Conservative MPs urge rethink on Heathrow third runway

Runways at Heathrow Airport The report says London must improve its links with emerging economies like China

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A group of more than 30 Conservative MPs is calling on the government to rethink its decision to rule out a third runway at Heathrow airport.

The Free Enterprise Group says the UK is falling behind other European cities and a new runway is needed at Heathrow, Gatwick or Stansted in the next decade.

It suggests compensating homeowners near Heathrow with up to £40,000.

A consultation on aviation, including a possible new airport in the Thames Estuary, will begin in March.

The group of MPs say they are not opposed to a new airport.

But they argue it will take decades to complete and in the meantime, the UK could be losing £1.2bn a year because of inadequate connections to emerging economies like China and Latin America.

They say, for example, that Paris and Frankfurt have 1,000 more annual flights to the three largest cities in China than Heathrow.

The report also says Heathrow served 227 destinations worldwide in 1990, but that has shrunk to 180, and is forecast to drop to 147.

'Political grandstanding'

Passenger demand for London's airports is forecast to increase from 140 million a year in 2010 to 400 million passengers a year by 2050, according to a previous report by the Greater London Authority.

Start Quote

Situating new runways several miles from the control tower is perfectly workable”

End Quote Free Enterprise Group

The Conservative group of MPs say airport expansion is the only viable option to tackle this in the short term and at least one new runway must be built at either Heathrow, Gatwick or Stansted in the next 10 years.

The report, written by Spelthorne MP Kwasi Kwarteng, is backed by 33 other Conservative backbenchers, including Chris Heaton-Harris, Andrea Leadsom, Jesse Norman and Rory Stewart.

It says the decision about which one should be chosen "should be made by the price mechanism and free competition rather than special interests and political grandstanding".

Compensation from the airport operator could be one way of easing the pain, it suggests.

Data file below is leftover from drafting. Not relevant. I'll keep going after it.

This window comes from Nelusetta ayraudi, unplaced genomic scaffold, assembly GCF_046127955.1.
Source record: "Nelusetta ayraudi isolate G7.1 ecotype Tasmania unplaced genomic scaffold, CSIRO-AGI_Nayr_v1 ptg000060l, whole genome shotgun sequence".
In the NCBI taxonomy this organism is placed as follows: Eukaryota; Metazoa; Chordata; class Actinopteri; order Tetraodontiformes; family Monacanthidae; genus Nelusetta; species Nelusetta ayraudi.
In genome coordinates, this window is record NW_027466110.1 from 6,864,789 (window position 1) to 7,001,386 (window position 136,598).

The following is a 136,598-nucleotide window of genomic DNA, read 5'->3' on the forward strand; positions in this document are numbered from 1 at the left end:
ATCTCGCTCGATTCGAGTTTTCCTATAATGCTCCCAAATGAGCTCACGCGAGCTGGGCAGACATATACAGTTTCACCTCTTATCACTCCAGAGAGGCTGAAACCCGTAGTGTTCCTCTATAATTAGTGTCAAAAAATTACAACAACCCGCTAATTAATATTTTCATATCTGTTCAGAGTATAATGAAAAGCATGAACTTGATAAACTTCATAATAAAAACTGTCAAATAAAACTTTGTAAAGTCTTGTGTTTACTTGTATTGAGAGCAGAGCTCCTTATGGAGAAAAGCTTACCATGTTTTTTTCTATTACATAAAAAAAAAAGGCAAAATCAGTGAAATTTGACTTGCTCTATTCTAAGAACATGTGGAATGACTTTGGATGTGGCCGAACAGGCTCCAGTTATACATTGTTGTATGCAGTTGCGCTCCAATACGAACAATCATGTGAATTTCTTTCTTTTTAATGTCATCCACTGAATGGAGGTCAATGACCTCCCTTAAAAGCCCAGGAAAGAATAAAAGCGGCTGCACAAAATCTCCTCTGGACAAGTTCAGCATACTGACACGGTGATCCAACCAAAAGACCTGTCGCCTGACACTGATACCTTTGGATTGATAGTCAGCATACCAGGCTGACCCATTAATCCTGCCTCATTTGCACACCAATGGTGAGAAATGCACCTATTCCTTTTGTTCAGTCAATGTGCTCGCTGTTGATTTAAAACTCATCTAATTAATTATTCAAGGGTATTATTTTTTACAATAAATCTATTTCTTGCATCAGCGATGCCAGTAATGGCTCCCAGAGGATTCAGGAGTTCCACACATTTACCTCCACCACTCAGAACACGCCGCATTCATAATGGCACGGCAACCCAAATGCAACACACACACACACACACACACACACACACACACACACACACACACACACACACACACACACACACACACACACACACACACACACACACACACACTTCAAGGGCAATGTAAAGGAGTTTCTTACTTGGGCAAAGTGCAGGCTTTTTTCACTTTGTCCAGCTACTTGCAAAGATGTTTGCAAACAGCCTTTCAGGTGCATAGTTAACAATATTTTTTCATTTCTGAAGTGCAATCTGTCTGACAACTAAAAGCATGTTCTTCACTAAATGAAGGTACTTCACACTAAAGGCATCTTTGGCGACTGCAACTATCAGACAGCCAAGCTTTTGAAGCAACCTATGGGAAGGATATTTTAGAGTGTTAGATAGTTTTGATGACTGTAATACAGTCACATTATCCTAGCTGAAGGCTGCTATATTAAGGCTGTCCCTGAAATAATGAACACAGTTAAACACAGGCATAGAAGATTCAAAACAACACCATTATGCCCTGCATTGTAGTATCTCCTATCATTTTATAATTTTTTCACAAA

And at Heathrow, where one objection to expansion is that it would require the demolition of hundreds of homes, it says that could be avoided by incorporating the runway at RAF Northolt - about 10km from the airport - and adapting it to take regular commercial aircraft.

"Other airports such as Amsterdam Schiphol have already demonstrated that situating new runways several miles from the control tower is perfectly workable," the report says.

'Heathwick'

A third option suggested by some is a high-speed rail link between Heathrow and Gatwick to combine them into a larger single hub - dubbed Heathwick.

But the MPs say this would only be effective if passengers and their luggage could remain "airside" the whole time - and not have to go in and out of immigration and security - and even then it would only be a partial solution.

Shortly after taking office in 2010, the coalition scrapped plans put in place by the previous government for a third runway at Heathrow.

It also ruled out any additional runways at Gatwick and Stansted.

The decision followed widespread opposition from councils, residents and green groups. The Conservatives and Lib Dems had both opposed the plan in opposition, preferring improved rail links instead.

The consultation on UK aviation policy in March will consider whether a new airport, partially built on reclaimed land in the Thames Estuary, could be feasible. That too, however, is strongly opposed by environmental groups and local councils.

Transport Secretary Justine Greening said in October she would not reconsider a third runway at Heathrow, and Labour has also said it is "off the agenda".

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